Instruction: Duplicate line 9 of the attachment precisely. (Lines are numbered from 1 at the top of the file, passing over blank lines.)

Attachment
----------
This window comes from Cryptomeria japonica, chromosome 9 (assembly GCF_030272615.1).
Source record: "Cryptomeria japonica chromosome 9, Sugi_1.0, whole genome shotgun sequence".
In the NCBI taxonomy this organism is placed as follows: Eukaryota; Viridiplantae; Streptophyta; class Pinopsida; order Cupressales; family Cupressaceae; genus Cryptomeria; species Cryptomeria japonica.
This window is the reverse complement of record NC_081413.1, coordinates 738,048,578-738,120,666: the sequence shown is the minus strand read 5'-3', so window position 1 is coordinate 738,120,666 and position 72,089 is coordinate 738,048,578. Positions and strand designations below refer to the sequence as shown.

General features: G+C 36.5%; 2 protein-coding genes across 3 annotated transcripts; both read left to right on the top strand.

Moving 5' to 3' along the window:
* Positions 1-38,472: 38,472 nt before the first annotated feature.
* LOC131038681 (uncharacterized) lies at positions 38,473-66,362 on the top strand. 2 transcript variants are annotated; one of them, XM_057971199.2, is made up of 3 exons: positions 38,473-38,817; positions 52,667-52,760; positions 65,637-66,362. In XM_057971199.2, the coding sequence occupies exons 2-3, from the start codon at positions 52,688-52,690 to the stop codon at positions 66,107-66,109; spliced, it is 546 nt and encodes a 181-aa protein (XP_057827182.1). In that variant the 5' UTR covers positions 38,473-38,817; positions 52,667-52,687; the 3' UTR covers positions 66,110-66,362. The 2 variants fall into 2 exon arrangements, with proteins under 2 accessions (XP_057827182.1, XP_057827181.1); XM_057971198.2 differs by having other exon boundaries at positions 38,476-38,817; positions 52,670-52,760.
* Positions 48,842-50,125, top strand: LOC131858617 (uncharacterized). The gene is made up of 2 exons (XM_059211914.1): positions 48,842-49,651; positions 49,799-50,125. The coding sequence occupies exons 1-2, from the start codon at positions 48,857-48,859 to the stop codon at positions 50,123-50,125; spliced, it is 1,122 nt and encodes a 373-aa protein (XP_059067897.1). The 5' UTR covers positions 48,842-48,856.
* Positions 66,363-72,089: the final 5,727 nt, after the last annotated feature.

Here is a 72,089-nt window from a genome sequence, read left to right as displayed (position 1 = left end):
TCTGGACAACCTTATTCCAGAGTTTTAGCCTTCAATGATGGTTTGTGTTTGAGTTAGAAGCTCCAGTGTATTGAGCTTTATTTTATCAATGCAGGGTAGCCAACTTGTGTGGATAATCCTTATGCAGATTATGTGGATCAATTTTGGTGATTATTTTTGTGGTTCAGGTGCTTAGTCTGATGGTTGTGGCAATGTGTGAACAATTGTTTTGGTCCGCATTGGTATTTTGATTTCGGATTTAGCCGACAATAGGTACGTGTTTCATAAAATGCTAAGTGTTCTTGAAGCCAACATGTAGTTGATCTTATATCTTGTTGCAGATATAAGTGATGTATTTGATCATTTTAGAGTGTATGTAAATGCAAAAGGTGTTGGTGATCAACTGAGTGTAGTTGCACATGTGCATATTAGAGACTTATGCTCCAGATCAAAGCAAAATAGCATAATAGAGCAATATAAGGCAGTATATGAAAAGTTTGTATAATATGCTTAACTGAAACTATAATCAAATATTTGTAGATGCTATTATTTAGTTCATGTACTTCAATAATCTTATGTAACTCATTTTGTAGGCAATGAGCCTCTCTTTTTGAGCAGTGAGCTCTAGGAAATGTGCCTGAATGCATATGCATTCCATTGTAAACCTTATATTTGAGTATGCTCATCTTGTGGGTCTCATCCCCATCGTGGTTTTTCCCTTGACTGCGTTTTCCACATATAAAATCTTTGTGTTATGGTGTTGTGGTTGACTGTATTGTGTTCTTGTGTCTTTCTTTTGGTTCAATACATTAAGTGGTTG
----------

* Positions 48,842-50,125, top strand: LOC131858617 (uncharacterized). The gene is made up of 2 exons (XM_059211914.1): positions 48,842-49,651; positions 49,799-50,125. The coding sequence occupies exons 1-2, from the start codon at positions 48,857-48,859 to the stop codon at positions 50,123-50,125; spliced, it is 1,122 nt and encodes a 373-aa protein (XP_059067897.1). The 5' UTR covers positions 48,842-48,856.